We are celebrating the 500th anniversary of the Reformation, when believers came to reject certain tenets of the Roman church and attempted to restore biblical doctrine. And everyone remembers that doctrinal superstar, the final authority of the Scriptures; also, the famous justification by faith alone. But according to many experts in the field, without the “third tenor,” the third principle, there would have been no Reformation. This is the doctrine of the universal priesthood of all believers; that is, that Christ is the one and only high priest, and that because we are united with Christ, and anointed by the Spirit, then each and every Christian is a priest.

Its biblical basis, among other texts, is:

But you are a chosen people, a royal priesthood, a holy nation (1 Pet 2:9, the NIV here and elsewhere in this paper). This is lifted textually from the promise made to Israel in Exodus 19:6 LXX – “you will be for me a kingdom of priests.”

[Christ] has made us to be a kingdom and priests to serve his God and Father (Rev 1:6).[i]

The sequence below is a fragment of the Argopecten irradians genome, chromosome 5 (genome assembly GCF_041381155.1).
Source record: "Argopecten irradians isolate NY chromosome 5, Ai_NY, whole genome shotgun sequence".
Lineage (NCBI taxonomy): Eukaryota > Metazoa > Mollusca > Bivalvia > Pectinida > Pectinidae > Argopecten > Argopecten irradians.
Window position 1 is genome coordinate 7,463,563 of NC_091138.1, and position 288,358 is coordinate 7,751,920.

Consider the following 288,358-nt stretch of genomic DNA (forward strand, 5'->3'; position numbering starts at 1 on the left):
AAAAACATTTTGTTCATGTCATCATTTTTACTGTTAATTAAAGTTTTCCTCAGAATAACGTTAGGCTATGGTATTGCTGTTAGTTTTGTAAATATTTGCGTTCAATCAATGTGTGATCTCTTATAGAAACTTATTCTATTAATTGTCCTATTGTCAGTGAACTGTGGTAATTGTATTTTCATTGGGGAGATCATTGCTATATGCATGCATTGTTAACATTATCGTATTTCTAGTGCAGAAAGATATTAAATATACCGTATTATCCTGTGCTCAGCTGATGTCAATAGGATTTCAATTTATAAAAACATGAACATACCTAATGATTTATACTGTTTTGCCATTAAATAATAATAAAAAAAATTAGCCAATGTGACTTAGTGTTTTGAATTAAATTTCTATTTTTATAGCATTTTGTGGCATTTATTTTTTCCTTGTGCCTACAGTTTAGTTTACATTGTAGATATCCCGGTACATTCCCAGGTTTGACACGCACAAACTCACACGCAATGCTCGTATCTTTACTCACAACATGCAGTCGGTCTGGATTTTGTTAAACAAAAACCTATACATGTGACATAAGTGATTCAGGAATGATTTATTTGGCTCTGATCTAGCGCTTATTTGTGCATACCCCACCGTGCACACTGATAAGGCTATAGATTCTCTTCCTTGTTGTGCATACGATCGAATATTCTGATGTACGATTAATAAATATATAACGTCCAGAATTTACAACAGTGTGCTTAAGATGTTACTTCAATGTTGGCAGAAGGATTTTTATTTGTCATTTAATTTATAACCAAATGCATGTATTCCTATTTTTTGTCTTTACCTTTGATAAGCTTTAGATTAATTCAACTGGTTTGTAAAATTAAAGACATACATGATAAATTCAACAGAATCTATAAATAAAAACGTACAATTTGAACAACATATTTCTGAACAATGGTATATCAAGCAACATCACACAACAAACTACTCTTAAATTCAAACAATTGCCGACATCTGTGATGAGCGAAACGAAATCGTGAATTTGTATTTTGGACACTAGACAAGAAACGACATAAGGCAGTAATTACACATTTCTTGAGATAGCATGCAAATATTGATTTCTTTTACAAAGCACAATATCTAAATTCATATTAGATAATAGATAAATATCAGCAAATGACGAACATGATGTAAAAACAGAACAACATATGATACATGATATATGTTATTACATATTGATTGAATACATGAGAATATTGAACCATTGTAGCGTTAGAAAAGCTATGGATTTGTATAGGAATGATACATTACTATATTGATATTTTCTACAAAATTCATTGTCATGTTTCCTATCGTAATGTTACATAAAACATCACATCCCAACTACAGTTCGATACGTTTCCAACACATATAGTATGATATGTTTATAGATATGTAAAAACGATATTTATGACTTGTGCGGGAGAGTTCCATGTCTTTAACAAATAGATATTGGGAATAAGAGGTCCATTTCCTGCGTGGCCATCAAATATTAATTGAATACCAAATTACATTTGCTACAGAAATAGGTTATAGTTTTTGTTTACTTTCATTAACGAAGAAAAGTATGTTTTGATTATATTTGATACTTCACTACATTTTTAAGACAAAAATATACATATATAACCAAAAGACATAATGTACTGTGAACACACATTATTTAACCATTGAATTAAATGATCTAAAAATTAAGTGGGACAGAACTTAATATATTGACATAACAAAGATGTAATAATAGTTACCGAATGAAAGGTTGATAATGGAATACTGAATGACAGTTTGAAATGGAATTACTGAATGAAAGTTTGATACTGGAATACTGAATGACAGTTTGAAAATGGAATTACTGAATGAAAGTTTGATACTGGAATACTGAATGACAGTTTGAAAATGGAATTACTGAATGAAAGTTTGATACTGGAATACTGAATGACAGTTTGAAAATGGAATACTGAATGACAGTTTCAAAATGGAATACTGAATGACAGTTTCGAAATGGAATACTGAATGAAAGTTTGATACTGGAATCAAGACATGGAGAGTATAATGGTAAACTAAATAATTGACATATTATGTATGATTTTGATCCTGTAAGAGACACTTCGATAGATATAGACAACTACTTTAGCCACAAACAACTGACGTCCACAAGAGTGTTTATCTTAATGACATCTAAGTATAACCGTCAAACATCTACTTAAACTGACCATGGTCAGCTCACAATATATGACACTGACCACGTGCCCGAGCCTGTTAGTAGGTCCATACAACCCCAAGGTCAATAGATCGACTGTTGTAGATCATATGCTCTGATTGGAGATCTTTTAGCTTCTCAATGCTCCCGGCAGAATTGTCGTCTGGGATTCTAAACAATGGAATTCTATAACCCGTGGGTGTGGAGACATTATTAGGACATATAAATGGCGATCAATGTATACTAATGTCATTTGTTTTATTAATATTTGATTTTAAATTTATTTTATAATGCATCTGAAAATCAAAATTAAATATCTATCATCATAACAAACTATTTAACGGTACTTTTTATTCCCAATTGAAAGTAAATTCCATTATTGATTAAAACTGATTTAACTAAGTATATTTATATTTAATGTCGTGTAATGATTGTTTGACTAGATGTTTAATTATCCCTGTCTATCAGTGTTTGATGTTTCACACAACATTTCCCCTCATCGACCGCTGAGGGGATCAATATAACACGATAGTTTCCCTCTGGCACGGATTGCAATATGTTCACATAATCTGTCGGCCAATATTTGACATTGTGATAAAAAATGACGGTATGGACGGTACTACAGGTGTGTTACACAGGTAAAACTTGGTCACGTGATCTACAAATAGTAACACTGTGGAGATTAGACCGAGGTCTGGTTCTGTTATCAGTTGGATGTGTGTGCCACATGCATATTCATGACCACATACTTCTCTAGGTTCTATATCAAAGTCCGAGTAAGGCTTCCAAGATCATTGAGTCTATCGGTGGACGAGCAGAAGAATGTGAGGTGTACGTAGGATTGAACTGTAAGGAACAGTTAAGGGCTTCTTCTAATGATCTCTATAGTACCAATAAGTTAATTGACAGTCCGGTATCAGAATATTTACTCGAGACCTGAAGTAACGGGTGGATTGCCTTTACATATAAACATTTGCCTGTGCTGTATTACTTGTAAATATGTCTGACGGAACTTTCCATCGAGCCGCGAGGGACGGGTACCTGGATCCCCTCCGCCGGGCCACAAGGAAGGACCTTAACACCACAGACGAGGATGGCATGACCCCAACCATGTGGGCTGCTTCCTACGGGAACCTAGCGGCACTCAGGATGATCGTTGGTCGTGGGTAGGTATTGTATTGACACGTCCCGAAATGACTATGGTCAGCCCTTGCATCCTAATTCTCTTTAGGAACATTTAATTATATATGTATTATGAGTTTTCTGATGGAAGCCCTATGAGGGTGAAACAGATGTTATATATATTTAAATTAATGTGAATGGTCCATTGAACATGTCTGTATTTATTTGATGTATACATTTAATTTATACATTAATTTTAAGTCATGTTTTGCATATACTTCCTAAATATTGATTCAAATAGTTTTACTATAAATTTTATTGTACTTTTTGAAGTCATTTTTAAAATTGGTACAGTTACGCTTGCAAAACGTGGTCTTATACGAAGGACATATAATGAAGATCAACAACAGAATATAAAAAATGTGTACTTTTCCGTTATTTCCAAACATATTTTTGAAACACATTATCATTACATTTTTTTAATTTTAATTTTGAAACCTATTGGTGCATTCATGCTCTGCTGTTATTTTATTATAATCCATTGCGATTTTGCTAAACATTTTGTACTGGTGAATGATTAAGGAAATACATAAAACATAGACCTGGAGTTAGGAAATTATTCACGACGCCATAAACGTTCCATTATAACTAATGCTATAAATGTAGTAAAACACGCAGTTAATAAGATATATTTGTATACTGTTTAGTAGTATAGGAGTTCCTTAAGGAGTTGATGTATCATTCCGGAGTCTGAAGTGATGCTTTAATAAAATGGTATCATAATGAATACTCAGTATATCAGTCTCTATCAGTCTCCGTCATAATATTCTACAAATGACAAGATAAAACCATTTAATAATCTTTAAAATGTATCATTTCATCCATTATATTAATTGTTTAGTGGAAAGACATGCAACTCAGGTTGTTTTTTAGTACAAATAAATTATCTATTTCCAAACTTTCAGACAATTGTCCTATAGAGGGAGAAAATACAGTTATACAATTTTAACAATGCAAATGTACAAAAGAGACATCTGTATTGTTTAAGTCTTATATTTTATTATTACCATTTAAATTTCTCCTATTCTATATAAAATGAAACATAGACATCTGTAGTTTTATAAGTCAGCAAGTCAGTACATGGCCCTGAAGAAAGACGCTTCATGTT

Theology Puzzle: Circle the priest in this photo. It’s fun!

Interestingly enough, the Protestant and the Catholic both are in agreement with respect to the importance of the doctrine, since priesthood is not a peripheral doctrine or secondary; it is one vital component of how we understand salvation itself.

1. The Catholic Doctrine

The Roman doctrine is that, of course, there is only one high priest, Christ, after the order of Melchizedek. Therefore, the ecclesiastical priesthood cannot be said to be a separate entity, but rather a participation by the ordained in the one true priest in heaven. The technical term is that the Catholic priests act in persona Christi, that is, “in the person of Christ.” (more…)

Published in: on October 22, 2017 at 10:50 am  Comments (5)  
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How to Read Romans [Studies in Romans]